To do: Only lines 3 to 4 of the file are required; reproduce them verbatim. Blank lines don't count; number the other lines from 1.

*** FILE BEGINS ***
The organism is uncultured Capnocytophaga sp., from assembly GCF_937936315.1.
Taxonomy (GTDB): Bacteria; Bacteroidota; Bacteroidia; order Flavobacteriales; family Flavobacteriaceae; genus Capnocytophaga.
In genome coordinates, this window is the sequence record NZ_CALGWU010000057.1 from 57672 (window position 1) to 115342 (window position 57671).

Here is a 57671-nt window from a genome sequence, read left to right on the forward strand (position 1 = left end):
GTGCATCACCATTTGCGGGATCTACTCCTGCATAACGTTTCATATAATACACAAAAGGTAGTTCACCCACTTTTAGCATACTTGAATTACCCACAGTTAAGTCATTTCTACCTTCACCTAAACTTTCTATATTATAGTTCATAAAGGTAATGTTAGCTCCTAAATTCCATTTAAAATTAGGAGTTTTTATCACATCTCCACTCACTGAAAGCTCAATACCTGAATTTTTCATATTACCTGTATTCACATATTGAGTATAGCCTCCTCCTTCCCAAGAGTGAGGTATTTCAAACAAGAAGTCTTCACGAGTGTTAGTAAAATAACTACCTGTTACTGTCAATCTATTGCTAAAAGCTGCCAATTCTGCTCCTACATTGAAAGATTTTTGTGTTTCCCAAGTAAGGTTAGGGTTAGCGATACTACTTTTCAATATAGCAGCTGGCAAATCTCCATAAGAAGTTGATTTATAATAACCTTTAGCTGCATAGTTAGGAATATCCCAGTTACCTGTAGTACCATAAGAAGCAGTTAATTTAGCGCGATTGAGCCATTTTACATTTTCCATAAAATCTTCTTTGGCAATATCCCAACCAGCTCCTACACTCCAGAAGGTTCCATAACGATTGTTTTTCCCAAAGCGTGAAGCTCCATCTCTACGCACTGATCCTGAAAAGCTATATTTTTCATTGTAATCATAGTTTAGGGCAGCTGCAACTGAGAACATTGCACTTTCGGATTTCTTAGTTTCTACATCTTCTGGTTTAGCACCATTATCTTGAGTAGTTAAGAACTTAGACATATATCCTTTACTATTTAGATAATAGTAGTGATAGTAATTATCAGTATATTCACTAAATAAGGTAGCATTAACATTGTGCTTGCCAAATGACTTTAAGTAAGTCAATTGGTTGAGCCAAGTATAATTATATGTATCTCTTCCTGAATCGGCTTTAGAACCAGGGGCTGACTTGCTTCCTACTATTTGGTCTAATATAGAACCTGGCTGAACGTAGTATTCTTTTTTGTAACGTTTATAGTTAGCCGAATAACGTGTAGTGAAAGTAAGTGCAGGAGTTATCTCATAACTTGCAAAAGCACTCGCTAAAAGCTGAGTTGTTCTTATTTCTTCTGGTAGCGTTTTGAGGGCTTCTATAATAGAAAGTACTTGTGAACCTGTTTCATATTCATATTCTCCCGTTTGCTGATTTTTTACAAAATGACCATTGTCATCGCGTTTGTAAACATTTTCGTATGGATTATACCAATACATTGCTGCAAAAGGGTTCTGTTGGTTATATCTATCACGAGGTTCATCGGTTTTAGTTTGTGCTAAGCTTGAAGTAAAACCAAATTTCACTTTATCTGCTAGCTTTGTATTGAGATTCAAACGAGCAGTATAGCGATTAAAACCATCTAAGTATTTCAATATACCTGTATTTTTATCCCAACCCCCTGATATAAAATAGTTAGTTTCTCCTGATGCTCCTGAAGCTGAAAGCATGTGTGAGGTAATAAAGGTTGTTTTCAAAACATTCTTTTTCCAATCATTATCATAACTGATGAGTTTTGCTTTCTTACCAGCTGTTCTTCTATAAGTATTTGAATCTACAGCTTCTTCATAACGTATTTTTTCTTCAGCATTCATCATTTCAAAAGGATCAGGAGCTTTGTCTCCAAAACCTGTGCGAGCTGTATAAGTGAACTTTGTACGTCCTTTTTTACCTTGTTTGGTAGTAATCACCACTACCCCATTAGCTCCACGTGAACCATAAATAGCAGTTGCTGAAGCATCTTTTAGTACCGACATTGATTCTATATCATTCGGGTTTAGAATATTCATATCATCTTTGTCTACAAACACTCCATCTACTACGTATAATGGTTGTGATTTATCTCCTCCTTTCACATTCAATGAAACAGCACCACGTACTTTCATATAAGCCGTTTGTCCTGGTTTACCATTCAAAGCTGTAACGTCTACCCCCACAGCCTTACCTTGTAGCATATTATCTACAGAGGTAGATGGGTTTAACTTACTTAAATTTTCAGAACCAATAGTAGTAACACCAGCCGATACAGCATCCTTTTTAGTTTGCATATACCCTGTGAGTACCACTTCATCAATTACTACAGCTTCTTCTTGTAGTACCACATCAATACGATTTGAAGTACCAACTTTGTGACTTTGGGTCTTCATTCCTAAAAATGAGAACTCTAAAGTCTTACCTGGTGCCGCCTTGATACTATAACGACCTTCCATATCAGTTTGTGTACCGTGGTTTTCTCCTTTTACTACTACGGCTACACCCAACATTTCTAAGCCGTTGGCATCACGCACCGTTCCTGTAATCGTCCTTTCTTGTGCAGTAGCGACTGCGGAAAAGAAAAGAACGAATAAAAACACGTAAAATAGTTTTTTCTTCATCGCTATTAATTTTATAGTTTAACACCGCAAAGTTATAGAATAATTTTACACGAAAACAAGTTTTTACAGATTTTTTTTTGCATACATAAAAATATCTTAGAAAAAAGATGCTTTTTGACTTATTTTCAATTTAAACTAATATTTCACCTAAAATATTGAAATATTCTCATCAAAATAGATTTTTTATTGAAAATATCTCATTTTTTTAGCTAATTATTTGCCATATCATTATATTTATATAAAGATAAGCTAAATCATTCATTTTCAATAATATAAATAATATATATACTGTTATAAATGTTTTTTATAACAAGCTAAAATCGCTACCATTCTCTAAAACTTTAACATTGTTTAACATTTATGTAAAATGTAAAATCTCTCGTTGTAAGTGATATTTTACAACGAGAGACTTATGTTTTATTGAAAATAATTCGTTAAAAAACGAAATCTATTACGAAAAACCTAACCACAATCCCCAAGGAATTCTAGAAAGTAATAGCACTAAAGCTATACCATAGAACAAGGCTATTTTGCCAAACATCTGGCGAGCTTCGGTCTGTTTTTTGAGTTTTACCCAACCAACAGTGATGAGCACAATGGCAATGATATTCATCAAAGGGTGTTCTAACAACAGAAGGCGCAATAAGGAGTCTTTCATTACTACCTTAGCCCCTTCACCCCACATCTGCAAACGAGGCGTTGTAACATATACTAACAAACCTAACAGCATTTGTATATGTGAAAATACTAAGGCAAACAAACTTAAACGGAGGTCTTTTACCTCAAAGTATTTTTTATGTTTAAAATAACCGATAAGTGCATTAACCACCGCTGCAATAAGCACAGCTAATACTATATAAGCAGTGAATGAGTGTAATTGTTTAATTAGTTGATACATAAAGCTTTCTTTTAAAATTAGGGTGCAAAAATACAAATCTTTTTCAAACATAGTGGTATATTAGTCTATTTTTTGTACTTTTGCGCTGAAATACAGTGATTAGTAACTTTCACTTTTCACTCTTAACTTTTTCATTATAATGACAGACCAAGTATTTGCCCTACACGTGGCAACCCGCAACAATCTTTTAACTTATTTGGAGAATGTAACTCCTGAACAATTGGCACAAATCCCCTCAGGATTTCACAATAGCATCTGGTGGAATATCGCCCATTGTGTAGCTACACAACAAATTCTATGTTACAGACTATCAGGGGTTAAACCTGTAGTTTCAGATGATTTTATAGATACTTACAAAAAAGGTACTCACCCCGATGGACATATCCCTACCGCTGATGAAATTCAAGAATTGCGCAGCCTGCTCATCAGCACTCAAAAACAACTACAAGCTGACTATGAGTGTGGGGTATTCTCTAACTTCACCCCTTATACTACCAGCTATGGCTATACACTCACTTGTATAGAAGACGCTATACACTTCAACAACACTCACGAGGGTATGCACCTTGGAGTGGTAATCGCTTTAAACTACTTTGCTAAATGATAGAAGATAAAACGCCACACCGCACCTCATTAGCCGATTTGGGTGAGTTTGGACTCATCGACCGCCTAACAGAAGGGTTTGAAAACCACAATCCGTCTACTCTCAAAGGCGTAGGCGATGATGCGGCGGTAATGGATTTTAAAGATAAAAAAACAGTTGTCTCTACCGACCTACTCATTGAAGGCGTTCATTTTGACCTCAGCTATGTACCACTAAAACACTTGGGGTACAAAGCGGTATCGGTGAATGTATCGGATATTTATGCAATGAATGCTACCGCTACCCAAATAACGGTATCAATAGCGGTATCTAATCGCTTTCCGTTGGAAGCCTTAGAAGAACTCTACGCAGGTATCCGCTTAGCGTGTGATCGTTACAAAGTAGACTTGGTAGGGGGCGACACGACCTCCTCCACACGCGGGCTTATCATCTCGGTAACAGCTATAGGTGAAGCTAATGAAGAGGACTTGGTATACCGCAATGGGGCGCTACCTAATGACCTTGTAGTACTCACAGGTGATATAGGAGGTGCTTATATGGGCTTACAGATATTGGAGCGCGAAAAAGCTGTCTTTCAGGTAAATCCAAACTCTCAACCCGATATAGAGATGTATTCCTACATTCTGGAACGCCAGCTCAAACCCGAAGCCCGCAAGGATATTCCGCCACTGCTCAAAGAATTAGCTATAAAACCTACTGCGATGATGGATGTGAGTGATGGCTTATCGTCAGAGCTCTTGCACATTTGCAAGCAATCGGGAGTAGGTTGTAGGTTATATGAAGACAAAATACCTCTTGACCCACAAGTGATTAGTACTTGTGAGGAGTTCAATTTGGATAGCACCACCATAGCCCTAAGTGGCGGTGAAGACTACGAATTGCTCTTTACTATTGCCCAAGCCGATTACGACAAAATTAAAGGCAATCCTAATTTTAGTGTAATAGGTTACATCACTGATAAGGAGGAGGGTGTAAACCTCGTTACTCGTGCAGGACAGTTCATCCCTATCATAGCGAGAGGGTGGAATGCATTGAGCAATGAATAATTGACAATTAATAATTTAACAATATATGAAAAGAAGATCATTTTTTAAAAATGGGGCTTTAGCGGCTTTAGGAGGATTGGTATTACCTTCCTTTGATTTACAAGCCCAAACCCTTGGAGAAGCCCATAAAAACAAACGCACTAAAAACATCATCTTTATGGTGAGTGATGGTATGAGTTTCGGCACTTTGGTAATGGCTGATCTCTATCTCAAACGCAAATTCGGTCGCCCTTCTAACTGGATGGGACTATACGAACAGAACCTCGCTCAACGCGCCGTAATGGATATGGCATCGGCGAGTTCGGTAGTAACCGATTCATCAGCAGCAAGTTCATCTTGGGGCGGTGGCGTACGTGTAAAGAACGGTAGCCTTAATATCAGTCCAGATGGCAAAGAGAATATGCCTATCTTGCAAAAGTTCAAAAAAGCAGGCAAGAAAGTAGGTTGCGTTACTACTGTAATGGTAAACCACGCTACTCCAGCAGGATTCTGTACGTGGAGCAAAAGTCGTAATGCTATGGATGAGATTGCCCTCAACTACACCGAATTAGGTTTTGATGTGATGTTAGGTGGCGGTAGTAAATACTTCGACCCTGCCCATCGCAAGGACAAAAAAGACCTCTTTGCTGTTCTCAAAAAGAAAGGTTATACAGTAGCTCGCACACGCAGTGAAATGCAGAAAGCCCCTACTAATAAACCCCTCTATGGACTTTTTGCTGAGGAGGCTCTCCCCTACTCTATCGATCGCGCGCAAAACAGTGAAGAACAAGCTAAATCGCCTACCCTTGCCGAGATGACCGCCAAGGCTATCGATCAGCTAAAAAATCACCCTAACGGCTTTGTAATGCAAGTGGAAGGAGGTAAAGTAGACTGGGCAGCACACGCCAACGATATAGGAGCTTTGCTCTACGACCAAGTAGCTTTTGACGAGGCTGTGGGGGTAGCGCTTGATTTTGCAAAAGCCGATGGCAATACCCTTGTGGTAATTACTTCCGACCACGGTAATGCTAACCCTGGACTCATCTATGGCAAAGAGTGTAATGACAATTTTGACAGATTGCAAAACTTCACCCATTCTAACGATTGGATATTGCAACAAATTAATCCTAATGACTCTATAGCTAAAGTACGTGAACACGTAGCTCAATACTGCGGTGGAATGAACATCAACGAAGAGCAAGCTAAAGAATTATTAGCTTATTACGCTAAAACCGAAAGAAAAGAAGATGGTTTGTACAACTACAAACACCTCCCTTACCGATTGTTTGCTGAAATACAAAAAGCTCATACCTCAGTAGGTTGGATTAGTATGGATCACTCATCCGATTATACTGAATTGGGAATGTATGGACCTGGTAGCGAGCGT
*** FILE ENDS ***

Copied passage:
In genome coordinates, this window is the sequence record NZ_CALGWU010000057.1 from 57672 (window position 1) to 115342 (window position 57671).

Here is a 57671-nt window from a genome sequence, read left to right on the forward strand (position 1 = left end):